With only 1 in 6 eligible children and teens receiving free lunches during the summer,1 there is a clear and urgent need to establish more summer meal sites that are accessible and popular with children, teens, and families.

The Lunch at the Library program has demonstrated that public libraries are natural spaces for serving meals to children and teens whose access to lunch and learning opportunities disappears when school ends and summer begins:

  • Public libraries welcome everyone; they are accessible community spaces in the heart of the neighborhood.
  • Public libraries are trusted spaces and families feel comfortable coming to the library for lunch.
  • Public libraries have the capacity to provide programming alongside the meal service. Public library summer programming encourages and enables children and teens to set reading goals, engages them in activities that extend the reading experience, and connects them with librarians who can help guide their reading choices and become positive role models.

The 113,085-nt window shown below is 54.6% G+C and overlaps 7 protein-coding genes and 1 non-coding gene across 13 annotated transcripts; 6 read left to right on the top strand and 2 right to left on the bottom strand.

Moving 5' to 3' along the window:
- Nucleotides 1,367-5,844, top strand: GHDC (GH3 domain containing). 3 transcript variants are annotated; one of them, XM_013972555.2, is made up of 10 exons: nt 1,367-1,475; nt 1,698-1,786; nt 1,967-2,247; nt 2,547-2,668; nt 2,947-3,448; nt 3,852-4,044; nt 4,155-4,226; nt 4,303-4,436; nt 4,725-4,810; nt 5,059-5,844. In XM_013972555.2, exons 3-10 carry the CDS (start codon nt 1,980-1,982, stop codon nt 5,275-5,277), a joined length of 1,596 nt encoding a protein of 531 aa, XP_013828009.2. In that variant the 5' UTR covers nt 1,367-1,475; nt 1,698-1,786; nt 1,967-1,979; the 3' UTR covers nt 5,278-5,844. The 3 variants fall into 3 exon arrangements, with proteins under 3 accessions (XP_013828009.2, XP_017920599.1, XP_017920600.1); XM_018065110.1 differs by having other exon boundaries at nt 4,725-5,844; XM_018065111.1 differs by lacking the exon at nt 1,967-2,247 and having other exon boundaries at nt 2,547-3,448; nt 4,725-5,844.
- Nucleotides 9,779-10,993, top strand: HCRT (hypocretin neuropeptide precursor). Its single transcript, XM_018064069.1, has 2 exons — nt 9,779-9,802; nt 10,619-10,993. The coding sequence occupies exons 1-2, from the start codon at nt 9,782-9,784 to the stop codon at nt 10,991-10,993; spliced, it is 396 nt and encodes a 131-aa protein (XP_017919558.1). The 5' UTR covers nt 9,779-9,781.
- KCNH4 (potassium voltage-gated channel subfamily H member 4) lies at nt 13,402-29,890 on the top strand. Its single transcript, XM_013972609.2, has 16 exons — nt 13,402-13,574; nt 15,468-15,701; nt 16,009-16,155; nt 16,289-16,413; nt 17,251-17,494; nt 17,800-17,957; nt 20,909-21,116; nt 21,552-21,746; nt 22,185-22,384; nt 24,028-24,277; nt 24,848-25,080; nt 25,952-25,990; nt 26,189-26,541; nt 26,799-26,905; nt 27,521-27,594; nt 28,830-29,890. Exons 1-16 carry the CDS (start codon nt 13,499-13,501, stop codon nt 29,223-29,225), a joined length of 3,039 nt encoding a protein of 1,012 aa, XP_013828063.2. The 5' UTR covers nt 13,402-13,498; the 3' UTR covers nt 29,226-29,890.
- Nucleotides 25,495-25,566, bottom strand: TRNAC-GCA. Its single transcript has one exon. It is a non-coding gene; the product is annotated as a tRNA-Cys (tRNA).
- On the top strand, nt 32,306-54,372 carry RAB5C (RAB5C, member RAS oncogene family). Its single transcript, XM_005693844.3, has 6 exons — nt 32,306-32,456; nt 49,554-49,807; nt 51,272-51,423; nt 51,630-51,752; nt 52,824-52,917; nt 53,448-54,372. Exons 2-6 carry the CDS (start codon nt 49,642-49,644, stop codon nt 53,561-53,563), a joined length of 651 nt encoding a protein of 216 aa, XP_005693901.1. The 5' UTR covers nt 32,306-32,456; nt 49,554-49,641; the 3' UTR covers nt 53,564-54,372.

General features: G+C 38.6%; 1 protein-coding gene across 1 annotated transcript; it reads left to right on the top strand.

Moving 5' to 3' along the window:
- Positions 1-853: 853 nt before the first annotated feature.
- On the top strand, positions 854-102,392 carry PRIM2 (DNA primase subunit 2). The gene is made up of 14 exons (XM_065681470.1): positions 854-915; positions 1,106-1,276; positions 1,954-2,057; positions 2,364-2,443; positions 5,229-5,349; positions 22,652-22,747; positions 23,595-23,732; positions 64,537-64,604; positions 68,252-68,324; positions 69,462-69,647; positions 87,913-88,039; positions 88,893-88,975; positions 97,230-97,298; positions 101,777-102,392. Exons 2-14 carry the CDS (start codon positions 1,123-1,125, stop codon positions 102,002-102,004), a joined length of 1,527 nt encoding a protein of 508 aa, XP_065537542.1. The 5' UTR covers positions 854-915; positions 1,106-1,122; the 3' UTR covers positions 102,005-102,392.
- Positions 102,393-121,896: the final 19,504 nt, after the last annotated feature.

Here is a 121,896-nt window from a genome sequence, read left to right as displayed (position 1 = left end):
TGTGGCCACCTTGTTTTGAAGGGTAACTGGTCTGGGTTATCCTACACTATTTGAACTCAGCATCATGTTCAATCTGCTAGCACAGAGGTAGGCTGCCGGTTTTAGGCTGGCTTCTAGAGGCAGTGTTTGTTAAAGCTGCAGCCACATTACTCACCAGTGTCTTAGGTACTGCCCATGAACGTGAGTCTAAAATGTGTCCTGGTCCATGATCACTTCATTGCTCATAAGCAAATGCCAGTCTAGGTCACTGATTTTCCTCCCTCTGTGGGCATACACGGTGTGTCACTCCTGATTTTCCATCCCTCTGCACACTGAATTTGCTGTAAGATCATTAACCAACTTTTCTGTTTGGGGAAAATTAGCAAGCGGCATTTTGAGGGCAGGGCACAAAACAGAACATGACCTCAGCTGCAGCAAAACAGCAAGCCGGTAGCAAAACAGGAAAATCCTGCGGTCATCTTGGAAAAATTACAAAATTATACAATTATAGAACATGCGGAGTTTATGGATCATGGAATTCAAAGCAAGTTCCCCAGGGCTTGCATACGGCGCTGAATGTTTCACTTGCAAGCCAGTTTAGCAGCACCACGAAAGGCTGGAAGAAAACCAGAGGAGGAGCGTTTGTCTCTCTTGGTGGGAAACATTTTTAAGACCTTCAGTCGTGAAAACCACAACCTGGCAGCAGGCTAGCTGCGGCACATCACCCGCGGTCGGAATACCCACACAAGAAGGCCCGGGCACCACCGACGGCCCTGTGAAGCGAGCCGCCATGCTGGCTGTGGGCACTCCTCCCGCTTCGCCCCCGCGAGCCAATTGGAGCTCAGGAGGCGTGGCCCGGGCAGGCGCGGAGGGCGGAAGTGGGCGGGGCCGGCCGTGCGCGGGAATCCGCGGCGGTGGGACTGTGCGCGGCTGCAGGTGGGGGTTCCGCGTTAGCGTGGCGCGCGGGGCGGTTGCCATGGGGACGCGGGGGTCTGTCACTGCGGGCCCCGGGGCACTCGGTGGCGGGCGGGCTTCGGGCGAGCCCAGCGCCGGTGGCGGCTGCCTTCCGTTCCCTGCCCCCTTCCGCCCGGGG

• Public libraries provide opportunities for teens to develop workforce readiness skills by serving as program volunteers.
  • Public libraries provide opportunities for youth to engage with positive role models.
  • Public libraries provide access to resources that support the community’s lifelong needs, and library staff can connect families who participate in the meal service with essential services and resources.

Sources

  1. “Hunger Doesn’t Take a Vacation: Summer Nutrition Status Report,” Food Research and Action Center, June 2016, accessed August 26, 2016, http://frac.org/pdf/2016_summer_nutrition_report.pdf